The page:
Then Keller asked her question again. "Tell me, how do you do great science?"

McClintock, who was at that age when all that's left is to tell the truth, thought for a moment about these ears of corn that she had worked with all her life, because they were cheap and plentiful, and she said, "Really, all I can tell you about doing great science is that you somehow have to learn to lean into the kernel."

I think it is the same in the religious, spiritual world. We have to learn to lean into the seeds of truth we find in these great, mythic stories. Let each one tell us its story, rather than us imposing our story on it. We have to learn to have the courage to experience the wonder of such a bewildering story and event.

Bewildering Love
It must not be lost on us that this is a story of great love. We cannot separate the death of Jesus on a Roman cross and the rebirth or new life that appears a few days later. In the same way we cannot separate our own suffering and sorrow from the invitation to a new and renewed way of seeing and living our lives, and this is the central message of Jesus… and it is bewildering. True love emerges only from suffering. Resurrection is never possible without the pain and loss of one’s life… life as I once knew it. To have new life there must be the death of the old life. For the true self to be raised, the old self must die. Perhaps that is why the Christian message is not very popular. Perhaps a softer landing would be more enticing to the populace. But the truth seems to remain:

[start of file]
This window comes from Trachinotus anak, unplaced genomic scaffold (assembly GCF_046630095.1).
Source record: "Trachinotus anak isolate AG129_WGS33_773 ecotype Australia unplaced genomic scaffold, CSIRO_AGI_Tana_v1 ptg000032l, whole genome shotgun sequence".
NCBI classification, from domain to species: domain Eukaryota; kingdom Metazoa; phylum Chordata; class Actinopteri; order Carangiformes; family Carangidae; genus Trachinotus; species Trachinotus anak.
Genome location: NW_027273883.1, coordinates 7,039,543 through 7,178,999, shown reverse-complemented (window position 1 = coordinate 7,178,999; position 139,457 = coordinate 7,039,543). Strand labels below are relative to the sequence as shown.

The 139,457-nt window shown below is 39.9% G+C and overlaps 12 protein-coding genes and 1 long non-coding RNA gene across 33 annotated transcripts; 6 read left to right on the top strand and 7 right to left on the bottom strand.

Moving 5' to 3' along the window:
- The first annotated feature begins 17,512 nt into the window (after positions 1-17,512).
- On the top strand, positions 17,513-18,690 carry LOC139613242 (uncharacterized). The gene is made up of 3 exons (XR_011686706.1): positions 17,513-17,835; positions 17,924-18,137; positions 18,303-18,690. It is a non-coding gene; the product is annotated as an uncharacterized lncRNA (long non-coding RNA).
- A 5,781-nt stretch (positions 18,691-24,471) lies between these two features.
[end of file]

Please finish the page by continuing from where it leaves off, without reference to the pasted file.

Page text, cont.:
…unless a kernel of wheat falls to the ground and dies, it remains only a single seed. But if it dies, it produces many seeds.

The story is clear that this regeneration and rebirth will always show the wounds of the days of suffering. The writer and pastor Frederick Buechner says:

"Remember Jesus of Nazareth, staggering on broken feet out of the tomb toward the Resurrection, bearing on his body the proud insignia of the defeat which is victory…

"The love for equals is a human thing… the love of friend for friend, brother for brother. It is to love what loves and is lovely. The world smiles upon such love. The love for the less fortunate is a beautiful thing - the love for those who suffer, for those who are poor, the sick, the failures, the unlovely.

This is compassion, and it touches the heart of the world. The love for the more fortunate is a rare thing - to love those who succeed where we fail, to rejoice without envy with those who rejoice, the love of the poor for the rich…. The world is always bewildered by its saints. And then there is the love for the enemy - love for the one who does not love you but mocks, threatens, and inflicts pain. The tortured's love for the torturer. This is God's love. It conquers the world."

That is a bewildering love because it transcends what we see each day. However, if we have the courage to lean into this story; to be open to experiencing it; to wonder about it; then we begin love’s journey that will take us into unexplored and wonder-full places.

The message of new life, rebirth and resurrection is found in the words of the 19th Century poet Emily Dickinson, who wrote:

Find ecstasy in life; the mere sense of living is joy enough.



© Rev. Dr Christopher Page, 2014